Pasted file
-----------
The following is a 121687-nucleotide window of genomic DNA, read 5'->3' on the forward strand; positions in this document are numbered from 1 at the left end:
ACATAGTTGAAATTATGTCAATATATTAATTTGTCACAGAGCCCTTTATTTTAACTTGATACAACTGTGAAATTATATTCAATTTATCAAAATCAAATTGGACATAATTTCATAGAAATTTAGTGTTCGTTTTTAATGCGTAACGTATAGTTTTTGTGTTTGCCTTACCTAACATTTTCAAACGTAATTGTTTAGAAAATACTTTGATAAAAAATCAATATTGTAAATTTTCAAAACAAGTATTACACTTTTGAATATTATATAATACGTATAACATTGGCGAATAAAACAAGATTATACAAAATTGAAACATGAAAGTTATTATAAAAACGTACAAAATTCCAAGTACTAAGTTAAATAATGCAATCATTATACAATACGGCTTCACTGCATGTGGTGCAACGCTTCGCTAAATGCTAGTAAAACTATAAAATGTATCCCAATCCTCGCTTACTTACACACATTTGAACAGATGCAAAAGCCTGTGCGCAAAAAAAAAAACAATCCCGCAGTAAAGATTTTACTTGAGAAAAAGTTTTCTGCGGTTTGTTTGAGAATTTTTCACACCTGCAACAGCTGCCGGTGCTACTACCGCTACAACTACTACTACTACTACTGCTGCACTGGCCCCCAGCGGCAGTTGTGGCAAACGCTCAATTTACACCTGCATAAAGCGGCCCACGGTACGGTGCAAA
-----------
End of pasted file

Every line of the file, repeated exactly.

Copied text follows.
The following is a 121687-nucleotide window of genomic DNA, read 5'->3' on the forward strand; positions in this document are numbered from 1 at the left end:
ACATAGTTGAAATTATGTCAATATATTAATTTGTCACAGAGCCCTTTATTTTAACTTGATACAACTGTGAAATTATATTCAATTTATCAAAATCAAATTGGACATAATTTCATAGAAATTTAGTGTTCGTTTTTAATGCGTAACGTATAGTTTTTGTGTTTGCCTTACCTAACATTTTCAAACGTAATTGTTTAGAAAATACTTTGATAAAAAATCAATATTGTAAATTTTCAAAACAAGTATTACACTTTTGAATATTATATAATACGTATAACATTGGCGAATAAAACAAGATTATACAAAATTGAAACATGAAAGTTATTATAAAAACGTACAAAATTCCAAGTACTAAGTTAAATAATGCAATCATTATACAATACGGCTTCACTGCATGTGGTGCAACGCTTCGCTAAATGCTAGTAAAACTATAAAATGTATCCCAATCCTCGCTTACTTACACACATTTGAACAGATGCAAAAGCCTGTGCGCAAAAAAAAAAACAATCCCGCAGTAAAGATTTTACTTGAGAAAAAGTTTTCTGCGGTTTGTTTGAGAATTTTTCACACCTGCAACAGCTGCCGGTGCTACTACCGCTACAACTACTACTACTACTACTGCTGCACTGGCCCCCAGCGGCAGTTGTGGCAAACGCTCAATTTACACCTGCATAAAGCGGCCCACGGTACGGTGCAAA